"Typically, in a big, fast-breaking news story like this, senior editors should have been consulted before going on air with devastating news based on sources NPR would not name," Shepard writes. "But that didn’t happen."

Andy Carvin, NPR senior social media strategist, posted the erroneous news on two NPR twitter accounts, but opted not to delete the tweets. He explains in this Lost Remote comment thread: "I posted that she had been killed because that is what we were reporting, and as soon as I saw we were backing off from that assertion, I posted the followup noting that as well. I very briefly considered deleting the incorrect tweet, but concluded it was both pointless and inappropriate....I can imagine if I had deleted it, we'd be reading news stories and blog posts today about NPR trying to cover our tracks on Twitter."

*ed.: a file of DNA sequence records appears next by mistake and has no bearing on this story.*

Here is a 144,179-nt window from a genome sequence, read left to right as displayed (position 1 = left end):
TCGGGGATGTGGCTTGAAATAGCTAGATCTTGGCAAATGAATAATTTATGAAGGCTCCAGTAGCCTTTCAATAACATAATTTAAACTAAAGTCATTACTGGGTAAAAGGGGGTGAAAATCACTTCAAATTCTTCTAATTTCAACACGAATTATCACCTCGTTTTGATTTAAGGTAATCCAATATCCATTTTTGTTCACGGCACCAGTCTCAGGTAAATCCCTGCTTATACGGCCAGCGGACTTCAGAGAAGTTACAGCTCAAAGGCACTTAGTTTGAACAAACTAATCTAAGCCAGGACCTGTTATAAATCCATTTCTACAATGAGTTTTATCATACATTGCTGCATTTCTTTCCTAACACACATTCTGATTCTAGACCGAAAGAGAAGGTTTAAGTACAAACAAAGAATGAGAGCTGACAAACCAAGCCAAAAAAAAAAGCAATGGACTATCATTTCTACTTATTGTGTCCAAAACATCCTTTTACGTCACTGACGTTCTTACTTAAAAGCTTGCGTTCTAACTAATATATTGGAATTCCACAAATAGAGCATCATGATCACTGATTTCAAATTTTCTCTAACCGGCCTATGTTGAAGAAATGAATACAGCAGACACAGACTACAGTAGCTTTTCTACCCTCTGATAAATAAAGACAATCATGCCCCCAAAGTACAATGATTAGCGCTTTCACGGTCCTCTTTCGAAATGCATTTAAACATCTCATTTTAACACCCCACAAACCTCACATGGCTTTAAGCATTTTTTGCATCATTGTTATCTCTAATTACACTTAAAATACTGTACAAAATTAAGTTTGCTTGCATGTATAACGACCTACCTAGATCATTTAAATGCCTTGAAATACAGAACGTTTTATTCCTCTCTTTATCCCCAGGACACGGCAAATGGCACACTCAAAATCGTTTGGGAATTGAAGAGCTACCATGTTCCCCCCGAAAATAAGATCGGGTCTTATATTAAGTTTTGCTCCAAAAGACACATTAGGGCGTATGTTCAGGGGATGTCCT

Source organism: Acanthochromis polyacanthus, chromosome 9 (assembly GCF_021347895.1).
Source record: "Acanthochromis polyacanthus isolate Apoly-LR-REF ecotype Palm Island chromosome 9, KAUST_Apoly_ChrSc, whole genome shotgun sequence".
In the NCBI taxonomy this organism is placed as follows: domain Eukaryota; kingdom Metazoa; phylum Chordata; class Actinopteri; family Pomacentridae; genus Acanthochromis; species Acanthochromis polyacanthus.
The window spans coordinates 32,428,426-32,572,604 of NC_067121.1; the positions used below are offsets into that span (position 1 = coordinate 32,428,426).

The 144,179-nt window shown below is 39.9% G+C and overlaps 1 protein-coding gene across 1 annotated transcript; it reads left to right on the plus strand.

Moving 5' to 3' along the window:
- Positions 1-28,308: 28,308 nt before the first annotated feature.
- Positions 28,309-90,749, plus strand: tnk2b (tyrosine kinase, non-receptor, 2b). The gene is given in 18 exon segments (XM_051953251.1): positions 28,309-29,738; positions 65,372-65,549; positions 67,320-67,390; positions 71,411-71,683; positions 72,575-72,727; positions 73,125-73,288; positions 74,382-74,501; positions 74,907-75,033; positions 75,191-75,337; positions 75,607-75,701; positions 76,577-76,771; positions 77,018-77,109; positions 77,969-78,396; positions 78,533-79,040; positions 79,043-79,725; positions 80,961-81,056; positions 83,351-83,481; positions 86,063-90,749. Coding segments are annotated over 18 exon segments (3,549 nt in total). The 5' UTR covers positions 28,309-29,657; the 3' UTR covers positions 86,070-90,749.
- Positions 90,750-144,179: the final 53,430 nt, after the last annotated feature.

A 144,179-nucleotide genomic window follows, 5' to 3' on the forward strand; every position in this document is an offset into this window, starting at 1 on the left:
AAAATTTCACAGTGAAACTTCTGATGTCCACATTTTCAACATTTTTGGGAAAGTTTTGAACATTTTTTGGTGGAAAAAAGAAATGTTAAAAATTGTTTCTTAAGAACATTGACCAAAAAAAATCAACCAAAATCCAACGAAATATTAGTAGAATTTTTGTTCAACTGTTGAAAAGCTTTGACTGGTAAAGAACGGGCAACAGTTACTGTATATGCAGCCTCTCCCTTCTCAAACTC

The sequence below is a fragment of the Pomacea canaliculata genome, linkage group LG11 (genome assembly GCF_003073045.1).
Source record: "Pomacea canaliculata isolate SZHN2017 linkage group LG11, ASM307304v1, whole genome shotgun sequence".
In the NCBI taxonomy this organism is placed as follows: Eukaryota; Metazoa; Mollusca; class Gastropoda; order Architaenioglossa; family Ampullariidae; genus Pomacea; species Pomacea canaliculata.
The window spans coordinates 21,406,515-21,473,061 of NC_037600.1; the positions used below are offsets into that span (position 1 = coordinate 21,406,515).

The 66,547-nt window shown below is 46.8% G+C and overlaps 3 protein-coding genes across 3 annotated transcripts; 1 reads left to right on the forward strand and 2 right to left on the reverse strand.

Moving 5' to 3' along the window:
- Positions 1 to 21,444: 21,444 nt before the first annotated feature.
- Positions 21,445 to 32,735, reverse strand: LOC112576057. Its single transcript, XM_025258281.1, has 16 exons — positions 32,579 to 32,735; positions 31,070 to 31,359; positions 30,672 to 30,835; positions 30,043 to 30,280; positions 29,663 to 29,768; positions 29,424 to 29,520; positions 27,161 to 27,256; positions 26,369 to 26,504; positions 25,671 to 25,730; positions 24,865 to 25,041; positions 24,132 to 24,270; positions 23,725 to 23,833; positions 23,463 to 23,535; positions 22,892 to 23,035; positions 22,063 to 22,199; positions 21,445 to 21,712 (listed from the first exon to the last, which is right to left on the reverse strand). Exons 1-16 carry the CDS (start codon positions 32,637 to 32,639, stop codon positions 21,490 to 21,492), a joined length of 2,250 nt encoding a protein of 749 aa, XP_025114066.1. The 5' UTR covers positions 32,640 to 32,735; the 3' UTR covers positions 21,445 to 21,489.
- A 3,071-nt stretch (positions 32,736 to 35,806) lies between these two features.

Dick Meyer, NPR News executive editor, acknowledged and apologized for the error on Jan. 9.

CPB looking for station hubs for its $12 million "Operation Graduation"

CPB announced at the NETA conference that within the next two weeks, it will issue a request for proposals for its $12 million Public Media Project 12: Operation Graduation. Nine Network of Public Media in St. Louis and WNET/Thirteen in New York City are partners in the project, which aims to raise awareness nationwide of the high-school dropout crisis and develop innovative local solutions.

Twelve stations will be selected as community hubs, based on the severity of the dropout rate in its market, existing educational partner relationships, and station capacity to sustain the initiative for at least 18 months.